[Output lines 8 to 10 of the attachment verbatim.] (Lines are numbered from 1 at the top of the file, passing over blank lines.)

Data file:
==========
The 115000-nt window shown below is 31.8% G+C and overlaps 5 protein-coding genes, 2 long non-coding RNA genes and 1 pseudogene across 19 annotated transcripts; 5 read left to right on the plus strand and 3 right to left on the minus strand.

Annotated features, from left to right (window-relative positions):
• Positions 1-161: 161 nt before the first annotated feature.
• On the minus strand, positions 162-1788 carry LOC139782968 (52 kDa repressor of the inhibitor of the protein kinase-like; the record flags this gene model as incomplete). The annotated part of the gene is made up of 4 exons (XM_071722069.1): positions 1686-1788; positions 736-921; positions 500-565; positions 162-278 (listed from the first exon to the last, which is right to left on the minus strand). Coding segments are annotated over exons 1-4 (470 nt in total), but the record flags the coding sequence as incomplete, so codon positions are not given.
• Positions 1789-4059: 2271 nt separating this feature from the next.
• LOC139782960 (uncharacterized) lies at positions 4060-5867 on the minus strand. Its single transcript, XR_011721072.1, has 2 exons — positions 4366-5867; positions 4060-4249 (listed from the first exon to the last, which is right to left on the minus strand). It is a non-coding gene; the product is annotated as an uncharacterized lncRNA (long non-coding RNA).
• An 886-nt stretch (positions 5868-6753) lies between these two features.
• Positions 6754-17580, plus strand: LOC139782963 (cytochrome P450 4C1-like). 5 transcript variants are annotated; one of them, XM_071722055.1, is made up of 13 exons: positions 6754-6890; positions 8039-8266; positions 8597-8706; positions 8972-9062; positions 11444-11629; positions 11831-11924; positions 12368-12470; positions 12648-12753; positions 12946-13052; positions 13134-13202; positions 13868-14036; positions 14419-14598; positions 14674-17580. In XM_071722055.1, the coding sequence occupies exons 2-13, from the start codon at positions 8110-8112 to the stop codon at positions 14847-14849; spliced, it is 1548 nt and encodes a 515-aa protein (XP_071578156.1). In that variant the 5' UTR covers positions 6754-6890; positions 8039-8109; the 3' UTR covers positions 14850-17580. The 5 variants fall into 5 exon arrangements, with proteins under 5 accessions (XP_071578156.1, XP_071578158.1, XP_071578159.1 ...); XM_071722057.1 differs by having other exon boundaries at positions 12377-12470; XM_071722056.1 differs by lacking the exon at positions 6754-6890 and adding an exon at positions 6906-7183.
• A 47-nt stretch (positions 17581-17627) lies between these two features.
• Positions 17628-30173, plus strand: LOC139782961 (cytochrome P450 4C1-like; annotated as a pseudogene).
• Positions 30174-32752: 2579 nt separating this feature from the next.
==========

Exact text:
• Positions 6754-17580, plus strand: LOC139782963 (cytochrome P450 4C1-like). 5 transcript variants are annotated; one of them, XM_071722055.1, is made up of 13 exons: positions 6754-6890; positions 8039-8266; positions 8597-8706; positions 8972-9062; positions 11444-11629; positions 11831-11924; positions 12368-12470; positions 12648-12753; positions 12946-13052; positions 13134-13202; positions 13868-14036; positions 14419-14598; positions 14674-17580. In XM_071722055.1, the coding sequence occupies exons 2-13, from the start codon at positions 8110-8112 to the stop codon at positions 14847-14849; spliced, it is 1548 nt and encodes a 515-aa protein (XP_071578156.1). In that variant the 5' UTR covers positions 6754-6890; positions 8039-8109; the 3' UTR covers positions 14850-17580. The 5 variants fall into 5 exon arrangements, with proteins under 5 accessions (XP_071578156.1, XP_071578158.1, XP_071578159.1 ...); XM_071722057.1 differs by having other exon boundaries at positions 12377-12470; XM_071722056.1 differs by lacking the exon at positions 6754-6890 and adding an exon at positions 6906-7183.
• A 47-nt stretch (positions 17581-17627) lies between these two features.
• Positions 17628-30173, plus strand: LOC139782961 (cytochrome P450 4C1-like; annotated as a pseudogene).